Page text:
World Library  
Flag as Inappropriate
Email this Article

Stuart Garson

Article Id: WHEBN0000540912
Reproduction Date:

Title: Stuart Garson  
Author: World Heritage Encyclopedia
Language: English
Subject: Louis St. Laurent, John Turner, St-Laurent Ministry, 1946 in Canada, Canadian Queen's Counsel
Collection:
Publisher: World Heritage Encyclopedia
Publication
Date:
 

Stuart Garson

The Honourable
Stuart Garson
12th Premier of Manitoba
In office
January 14, 1943 – November 13, 1948
Monarch George VI
Lieutenant Governor Roland F. McWilliams
Preceded by John Bracken
Succeeded by Douglas Lloyd Campbell
Member of the Legislative Assembly of Manitoba for Fairford
In office
June 28, 1927 – November 13, 1948
Preceded by Albert Kirvan
Succeeded by James Anderson
Member of the Canadian Parliament
for Marquette
In office
December 20, 1948 – June 10, 1957
Preceded by James Allison Glen
Succeeded by Nick Mandziuk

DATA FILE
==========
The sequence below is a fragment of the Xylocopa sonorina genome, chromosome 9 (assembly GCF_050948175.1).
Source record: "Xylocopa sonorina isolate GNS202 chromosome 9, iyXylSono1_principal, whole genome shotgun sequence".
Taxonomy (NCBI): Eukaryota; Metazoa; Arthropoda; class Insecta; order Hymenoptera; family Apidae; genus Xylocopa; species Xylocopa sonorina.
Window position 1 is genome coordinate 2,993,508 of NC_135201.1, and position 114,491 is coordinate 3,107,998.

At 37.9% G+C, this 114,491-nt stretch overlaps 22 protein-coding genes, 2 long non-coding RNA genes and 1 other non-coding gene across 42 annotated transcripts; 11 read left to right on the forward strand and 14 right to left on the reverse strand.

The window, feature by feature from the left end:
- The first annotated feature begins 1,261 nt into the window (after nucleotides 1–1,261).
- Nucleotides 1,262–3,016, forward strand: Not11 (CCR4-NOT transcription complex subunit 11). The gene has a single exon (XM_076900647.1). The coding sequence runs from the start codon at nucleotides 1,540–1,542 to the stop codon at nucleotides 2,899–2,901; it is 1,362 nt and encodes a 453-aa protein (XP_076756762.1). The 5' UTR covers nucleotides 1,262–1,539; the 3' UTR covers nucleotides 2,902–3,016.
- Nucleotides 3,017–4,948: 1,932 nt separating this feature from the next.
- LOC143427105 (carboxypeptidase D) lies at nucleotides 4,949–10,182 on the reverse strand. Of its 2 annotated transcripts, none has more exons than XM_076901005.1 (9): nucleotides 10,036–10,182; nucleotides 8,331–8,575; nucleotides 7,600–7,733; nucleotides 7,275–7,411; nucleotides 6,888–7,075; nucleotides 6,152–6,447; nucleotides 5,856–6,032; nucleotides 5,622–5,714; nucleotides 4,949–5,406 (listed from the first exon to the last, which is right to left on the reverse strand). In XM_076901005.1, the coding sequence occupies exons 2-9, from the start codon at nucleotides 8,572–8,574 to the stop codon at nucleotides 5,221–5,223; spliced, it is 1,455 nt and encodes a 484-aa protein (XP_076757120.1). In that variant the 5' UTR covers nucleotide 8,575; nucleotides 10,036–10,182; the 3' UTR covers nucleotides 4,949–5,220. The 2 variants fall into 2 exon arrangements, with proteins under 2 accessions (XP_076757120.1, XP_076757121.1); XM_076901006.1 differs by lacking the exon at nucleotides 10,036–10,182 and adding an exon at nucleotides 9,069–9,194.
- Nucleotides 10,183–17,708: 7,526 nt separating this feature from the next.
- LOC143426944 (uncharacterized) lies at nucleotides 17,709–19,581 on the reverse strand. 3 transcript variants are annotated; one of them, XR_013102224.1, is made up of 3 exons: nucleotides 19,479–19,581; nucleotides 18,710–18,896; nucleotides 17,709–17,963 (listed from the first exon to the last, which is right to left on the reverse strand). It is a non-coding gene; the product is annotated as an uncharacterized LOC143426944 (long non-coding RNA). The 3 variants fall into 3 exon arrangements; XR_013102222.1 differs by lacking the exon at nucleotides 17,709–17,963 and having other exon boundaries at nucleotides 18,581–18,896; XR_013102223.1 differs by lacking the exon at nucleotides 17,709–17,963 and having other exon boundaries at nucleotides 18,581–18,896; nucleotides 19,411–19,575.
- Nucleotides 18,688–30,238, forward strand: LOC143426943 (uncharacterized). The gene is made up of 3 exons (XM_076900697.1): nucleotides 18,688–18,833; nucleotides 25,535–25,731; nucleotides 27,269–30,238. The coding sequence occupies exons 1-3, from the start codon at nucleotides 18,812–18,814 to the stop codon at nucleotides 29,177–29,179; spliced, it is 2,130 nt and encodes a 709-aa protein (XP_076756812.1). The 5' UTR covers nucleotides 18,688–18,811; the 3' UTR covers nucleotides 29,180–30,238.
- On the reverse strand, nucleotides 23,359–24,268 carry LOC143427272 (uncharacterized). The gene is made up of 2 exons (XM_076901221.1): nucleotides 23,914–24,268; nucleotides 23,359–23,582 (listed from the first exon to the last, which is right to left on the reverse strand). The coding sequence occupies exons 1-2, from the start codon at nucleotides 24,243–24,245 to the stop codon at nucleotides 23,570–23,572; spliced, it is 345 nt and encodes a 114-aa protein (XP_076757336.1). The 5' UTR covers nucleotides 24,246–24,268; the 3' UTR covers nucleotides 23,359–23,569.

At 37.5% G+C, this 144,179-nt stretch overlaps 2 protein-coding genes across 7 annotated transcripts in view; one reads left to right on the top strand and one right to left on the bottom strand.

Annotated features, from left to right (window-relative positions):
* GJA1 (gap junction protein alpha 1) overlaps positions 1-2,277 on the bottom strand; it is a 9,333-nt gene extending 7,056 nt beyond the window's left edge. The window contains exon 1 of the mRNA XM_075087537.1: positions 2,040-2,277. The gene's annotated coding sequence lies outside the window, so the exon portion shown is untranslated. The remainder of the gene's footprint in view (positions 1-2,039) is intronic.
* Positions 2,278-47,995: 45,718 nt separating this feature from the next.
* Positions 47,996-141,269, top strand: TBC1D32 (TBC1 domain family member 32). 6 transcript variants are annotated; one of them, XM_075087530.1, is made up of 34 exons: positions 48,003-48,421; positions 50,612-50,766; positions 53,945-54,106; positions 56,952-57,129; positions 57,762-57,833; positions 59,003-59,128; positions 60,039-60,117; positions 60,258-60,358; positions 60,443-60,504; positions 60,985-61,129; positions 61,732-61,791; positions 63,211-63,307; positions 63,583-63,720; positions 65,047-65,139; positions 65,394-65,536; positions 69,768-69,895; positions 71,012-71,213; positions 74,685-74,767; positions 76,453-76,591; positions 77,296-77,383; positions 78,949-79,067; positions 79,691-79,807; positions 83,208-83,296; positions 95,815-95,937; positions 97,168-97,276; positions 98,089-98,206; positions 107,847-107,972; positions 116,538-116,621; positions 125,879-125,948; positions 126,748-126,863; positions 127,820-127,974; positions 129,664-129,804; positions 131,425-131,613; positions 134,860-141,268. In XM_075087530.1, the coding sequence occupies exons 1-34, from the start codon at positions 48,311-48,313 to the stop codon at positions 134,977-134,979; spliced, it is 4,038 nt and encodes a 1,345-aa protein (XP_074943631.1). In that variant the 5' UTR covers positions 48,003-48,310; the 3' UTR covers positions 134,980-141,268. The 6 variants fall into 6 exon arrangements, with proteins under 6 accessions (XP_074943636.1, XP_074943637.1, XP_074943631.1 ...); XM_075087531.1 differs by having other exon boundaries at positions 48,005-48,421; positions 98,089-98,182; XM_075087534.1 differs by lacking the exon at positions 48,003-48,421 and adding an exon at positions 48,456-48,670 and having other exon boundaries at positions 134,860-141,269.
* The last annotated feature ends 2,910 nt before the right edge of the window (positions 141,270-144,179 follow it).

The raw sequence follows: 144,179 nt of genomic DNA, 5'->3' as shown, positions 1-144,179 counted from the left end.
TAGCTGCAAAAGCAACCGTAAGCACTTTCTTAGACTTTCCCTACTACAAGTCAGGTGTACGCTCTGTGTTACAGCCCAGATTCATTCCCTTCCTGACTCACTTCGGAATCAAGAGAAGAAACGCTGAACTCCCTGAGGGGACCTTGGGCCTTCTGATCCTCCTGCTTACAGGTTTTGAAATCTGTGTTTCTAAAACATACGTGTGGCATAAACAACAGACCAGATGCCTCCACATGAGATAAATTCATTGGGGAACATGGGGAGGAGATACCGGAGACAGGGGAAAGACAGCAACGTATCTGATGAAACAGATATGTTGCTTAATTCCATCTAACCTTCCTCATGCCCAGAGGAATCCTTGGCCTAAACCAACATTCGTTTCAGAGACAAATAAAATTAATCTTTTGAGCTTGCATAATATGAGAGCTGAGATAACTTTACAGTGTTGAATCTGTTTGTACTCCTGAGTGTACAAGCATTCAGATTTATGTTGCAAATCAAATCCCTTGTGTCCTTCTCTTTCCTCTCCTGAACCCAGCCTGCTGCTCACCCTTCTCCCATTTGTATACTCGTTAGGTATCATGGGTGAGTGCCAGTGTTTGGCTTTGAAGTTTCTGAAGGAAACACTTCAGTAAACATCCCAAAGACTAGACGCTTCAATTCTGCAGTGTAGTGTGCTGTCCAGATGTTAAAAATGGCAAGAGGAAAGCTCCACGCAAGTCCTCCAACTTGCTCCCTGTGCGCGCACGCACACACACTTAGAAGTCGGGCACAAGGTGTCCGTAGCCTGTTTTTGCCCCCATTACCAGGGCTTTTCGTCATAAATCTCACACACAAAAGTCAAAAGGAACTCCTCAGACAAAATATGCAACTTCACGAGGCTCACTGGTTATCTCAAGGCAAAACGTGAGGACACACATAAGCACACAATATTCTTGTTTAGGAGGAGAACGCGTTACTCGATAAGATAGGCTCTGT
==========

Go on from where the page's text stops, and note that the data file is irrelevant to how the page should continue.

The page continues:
Personal details
Born Stuart Sinclair Garson
(1898-12-01)December 1, 1898
St. Catharines, Ontario
Died May 5, 1977(1977-05-05) (aged 78)
Winnipeg, Manitoba
Nationality Canadian
Political party Liberal
Spouse(s) Emily Topper (m. 1933)
Relations William Garson (father)
Children 2 daughters
Residence Ashern, Manitoba
Alma mater University of Manitoba
Occupation lawyer
Profession politician
Cabinet Provincial Treasurer (1936–1948)
Minister Manitoba Power Commission (1940–1944)
Minister Public Utilities (1941–1944)
President of the Council (1943–1948)
Minister Dominion-Provincial Relations (1943–1948)
Solicitor General of Canada (1950–1952)
Minister of Justice and Attorney General of Canada (1948–1957)
Religion United Church of Canada

Stuart Sinclair Garson, PC CC KC (December 1, 1898 – May 5, 1977) was a Canadian politician and lawyer. He served as the 12th Premier of Manitoba from 1943 to 1948, and later became a federal cabinet minister.

Life and career